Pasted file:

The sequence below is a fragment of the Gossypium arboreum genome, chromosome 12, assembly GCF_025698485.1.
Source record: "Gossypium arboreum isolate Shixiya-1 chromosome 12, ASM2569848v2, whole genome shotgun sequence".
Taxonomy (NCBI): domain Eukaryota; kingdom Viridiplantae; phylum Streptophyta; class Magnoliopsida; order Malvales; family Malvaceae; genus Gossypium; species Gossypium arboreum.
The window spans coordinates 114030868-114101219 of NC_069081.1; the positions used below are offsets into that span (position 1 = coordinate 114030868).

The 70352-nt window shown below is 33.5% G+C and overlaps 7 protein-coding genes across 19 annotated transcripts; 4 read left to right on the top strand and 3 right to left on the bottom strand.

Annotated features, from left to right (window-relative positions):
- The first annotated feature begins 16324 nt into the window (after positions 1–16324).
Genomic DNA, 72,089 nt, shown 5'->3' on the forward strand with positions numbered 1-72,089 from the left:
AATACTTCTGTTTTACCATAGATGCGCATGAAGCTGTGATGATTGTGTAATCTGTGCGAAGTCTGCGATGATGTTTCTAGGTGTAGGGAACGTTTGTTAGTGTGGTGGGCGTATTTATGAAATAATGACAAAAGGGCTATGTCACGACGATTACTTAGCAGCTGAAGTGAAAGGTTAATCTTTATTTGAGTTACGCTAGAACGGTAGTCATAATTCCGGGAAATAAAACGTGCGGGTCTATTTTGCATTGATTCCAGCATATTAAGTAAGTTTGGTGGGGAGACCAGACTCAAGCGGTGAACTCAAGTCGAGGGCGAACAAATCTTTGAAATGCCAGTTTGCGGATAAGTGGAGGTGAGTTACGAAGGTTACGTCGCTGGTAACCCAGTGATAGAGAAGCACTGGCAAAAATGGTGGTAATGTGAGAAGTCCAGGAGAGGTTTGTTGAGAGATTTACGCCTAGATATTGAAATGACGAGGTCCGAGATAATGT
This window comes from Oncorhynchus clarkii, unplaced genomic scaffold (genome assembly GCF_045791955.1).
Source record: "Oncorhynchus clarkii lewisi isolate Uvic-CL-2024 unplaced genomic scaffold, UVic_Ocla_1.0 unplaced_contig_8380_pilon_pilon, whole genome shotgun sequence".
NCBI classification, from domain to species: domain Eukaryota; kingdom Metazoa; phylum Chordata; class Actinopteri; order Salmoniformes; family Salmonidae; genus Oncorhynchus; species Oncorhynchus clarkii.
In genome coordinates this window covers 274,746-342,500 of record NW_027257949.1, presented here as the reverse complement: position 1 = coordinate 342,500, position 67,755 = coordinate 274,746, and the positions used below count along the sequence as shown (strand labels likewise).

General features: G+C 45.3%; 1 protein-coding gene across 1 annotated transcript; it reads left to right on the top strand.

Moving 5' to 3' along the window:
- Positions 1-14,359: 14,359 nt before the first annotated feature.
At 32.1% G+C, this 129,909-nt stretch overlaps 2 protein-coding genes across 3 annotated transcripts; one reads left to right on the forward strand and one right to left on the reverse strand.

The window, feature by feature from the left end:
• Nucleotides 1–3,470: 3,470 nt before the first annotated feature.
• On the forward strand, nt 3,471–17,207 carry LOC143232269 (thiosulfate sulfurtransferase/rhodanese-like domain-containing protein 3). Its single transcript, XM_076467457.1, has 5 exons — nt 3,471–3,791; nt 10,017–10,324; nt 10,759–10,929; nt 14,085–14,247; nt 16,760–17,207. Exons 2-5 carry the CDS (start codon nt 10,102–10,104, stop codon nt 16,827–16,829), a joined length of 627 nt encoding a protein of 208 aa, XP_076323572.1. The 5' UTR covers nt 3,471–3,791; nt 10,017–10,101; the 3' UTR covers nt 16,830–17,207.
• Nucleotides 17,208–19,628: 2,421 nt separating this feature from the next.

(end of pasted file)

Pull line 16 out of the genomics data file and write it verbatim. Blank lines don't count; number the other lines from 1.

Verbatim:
- Positions 1-14,359: 14,359 nt before the first annotated feature.